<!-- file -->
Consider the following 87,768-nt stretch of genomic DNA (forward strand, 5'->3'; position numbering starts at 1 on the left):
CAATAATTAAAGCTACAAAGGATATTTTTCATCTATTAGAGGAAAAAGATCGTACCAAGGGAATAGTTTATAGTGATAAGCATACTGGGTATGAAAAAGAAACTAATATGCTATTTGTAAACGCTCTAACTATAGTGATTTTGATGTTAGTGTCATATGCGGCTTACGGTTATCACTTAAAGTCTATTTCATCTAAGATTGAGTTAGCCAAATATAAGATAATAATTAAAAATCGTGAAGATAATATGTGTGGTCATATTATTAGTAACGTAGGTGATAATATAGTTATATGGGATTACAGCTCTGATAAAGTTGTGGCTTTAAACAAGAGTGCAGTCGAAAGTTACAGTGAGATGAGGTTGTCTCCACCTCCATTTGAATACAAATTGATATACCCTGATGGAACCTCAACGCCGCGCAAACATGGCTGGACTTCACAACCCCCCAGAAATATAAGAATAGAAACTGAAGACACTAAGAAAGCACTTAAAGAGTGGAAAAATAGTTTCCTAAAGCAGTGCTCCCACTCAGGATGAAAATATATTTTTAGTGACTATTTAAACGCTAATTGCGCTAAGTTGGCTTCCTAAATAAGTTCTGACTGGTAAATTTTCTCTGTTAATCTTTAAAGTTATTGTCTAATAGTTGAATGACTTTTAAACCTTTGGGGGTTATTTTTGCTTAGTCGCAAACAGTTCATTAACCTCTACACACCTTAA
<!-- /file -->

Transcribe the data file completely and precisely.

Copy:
Consider the following 87,768-nt stretch of genomic DNA (forward strand, 5'->3'; position numbering starts at 1 on the left):
CAATAATTAAAGCTACAAAGGATATTTTTCATCTATTAGAGGAAAAAGATCGTACCAAGGGAATAGTTTATAGTGATAAGCATACTGGGTATGAAAAAGAAACTAATATGCTATTTGTAAACGCTCTAACTATAGTGATTTTGATGTTAGTGTCATATGCGGCTTACGGTTATCACTTAAAGTCTATTTCATCTAAGATTGAGTTAGCCAAATATAAGATAATAATTAAAAATCGTGAAGATAATATGTGTGGTCATATTATTAGTAACGTAGGTGATAATATAGTTATATGGGATTACAGCTCTGATAAAGTTGTGGCTTTAAACAAGAGTGCAGTCGAAAGTTACAGTGAGATGAGGTTGTCTCCACCTCCATTTGAATACAAATTGATATACCCTGATGGAACCTCAACGCCGCGCAAACATGGCTGGACTTCACAACCCCCCAGAAATATAAGAATAGAAACTGAAGACACTAAGAAAGCACTTAAAGAGTGGAAAAATAGTTTCCTAAAGCAGTGCTCCCACTCAGGATGAAAATATATTTTTAGTGACTATTTAAACGCTAATTGCGCTAAGTTGGCTTCCTAAATAAGTTCTGACTGGTAAATTTTCTCTGTTAATCTTTAAAGTTATTGTCTAATAGTTGAATGACTTTTAAACCTTTGGGGGTTATTTTTGCTTAGTCGCAAACAGTTCATTAACCTCTACACACCTTAA